Compassion Reporting on poverty fighting and criminal justice

Another ‘housing first’ fail

Compassion | Tiny homes that allowed alcohol and drug use did little to help Seattle’s homeless
by Charissa Crotts
Posted 11/07/18, 04:46 pm

Seattle officials in September announced their decision to close a tiny house village for the homeless that allows alcohol and drug use.

Licton Springs, one of 10 tiny house homeless villages in the Seattle area, had provoked controversy since it opened in April 2017. Officials believed that by setting low standards of behavior, it would enable them to help people recover and eventually move into more permanent housing. But the presence of Licton Springs concerned neighbors, and calls to police for help in the area increased by 62 percent in one year, The Seattle Times reported. One man who lived nearby became so worried the homeless were damaging his property that he preemptively shot a 26-year-old man who did not even live in the village.

In September, city officials announced they would allow Licton Springs’ two-year lease to expire in March 2019, bringing in case managers to find housing for the 53 residents, 39 of whom had been there more than a year. The city’s official reason for closing Licton Springs was that there were not enough residents moving into permanent housing, even though more people moved from there than from some of Seattle’s other tiny house villages. Critics said the low standards and increased security concerns were the real reason. The activist group that managed the village until backing out in October claimed the city did not provide adequate funding and resources.

Seattle entrepreneur Robert Smith desires to offer a better way, and plans to open a tiny house homeless village in the city based on Christian principles and inspired by the Community First! Village in Austin, Texas. Alan Graham opened Community First! in 2015 as an alternative to the “housing first” method of helping the homeless—finding shelter for people before addressing what caused their homelessness. It offers Bible studies, counseling services, and opportunities to work on site. Graham believes that homelessness is caused primarily by a lack of family, not a lack of housing, so members of his staff and volunteers work to befriend residents. Smith agrees with the concept and has learned what not to do by observing the Licton Springs saga.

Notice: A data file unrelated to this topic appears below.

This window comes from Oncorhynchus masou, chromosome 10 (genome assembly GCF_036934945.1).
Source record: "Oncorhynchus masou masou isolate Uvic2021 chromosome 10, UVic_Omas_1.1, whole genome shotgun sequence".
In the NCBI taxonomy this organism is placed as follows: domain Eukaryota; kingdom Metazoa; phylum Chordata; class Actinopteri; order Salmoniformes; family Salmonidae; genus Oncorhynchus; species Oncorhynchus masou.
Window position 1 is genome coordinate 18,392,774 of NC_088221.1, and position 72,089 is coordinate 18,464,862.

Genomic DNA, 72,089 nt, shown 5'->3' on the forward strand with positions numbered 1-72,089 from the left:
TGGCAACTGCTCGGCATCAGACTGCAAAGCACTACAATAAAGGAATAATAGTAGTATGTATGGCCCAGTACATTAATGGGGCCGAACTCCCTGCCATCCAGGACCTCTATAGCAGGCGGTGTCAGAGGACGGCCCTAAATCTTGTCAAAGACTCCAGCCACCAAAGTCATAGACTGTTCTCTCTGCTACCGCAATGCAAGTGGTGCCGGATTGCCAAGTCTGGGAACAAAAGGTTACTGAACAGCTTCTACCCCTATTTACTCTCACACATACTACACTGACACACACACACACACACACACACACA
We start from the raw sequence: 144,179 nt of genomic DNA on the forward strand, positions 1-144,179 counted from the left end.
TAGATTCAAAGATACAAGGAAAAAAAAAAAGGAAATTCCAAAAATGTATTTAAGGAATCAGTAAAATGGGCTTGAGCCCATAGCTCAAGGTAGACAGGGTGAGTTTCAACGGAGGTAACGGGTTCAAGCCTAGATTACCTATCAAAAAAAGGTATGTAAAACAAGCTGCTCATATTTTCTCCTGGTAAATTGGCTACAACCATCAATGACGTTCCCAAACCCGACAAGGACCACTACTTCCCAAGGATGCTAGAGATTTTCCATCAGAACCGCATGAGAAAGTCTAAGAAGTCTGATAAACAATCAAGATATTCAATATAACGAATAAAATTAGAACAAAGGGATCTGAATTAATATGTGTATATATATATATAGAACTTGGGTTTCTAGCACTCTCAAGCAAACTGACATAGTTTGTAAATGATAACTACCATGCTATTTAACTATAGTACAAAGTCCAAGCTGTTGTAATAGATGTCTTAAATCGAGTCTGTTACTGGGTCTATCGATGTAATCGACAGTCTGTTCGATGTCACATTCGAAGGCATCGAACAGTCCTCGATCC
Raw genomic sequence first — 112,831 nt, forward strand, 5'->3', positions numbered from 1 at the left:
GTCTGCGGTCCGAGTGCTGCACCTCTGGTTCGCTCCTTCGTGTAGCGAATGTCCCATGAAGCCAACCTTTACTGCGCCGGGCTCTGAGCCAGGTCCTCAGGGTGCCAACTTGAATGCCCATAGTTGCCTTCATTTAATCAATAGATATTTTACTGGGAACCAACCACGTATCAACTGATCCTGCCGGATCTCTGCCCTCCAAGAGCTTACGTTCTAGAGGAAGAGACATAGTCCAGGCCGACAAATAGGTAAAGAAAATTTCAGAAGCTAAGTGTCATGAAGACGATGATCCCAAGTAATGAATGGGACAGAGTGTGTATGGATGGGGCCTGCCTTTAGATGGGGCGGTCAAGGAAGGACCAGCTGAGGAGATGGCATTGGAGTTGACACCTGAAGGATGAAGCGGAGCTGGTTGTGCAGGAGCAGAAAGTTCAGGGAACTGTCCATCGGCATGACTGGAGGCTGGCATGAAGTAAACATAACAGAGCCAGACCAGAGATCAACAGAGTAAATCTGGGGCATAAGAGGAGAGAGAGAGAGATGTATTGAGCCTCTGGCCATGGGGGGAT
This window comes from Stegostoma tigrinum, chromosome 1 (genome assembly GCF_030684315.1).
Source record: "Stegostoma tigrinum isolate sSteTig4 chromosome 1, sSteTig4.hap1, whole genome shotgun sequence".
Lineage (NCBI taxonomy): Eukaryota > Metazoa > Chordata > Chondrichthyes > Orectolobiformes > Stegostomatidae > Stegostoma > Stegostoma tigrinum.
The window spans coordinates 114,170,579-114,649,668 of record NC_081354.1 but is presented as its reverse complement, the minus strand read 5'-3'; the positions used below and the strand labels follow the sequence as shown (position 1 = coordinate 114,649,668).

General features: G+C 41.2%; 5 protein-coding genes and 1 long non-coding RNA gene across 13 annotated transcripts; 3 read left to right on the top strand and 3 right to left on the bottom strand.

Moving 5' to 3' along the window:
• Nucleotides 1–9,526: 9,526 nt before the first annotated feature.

“In many ways it created its own problems by being very open about not having any controls on behavior,” he said. “If you end up having a community with no strings attached, you’re creating a community that’s going to collapse in one way or another.”

Tiny house villages are the latest of Seattle’s efforts to deal with its rising homelessness crisis. In the last year, the population of homeless people in the city has increased by 4 percent. The city uses the housing first model but it has had only limited success so far. Licton Springs is the first such village to close since the tiny house program began in 2015.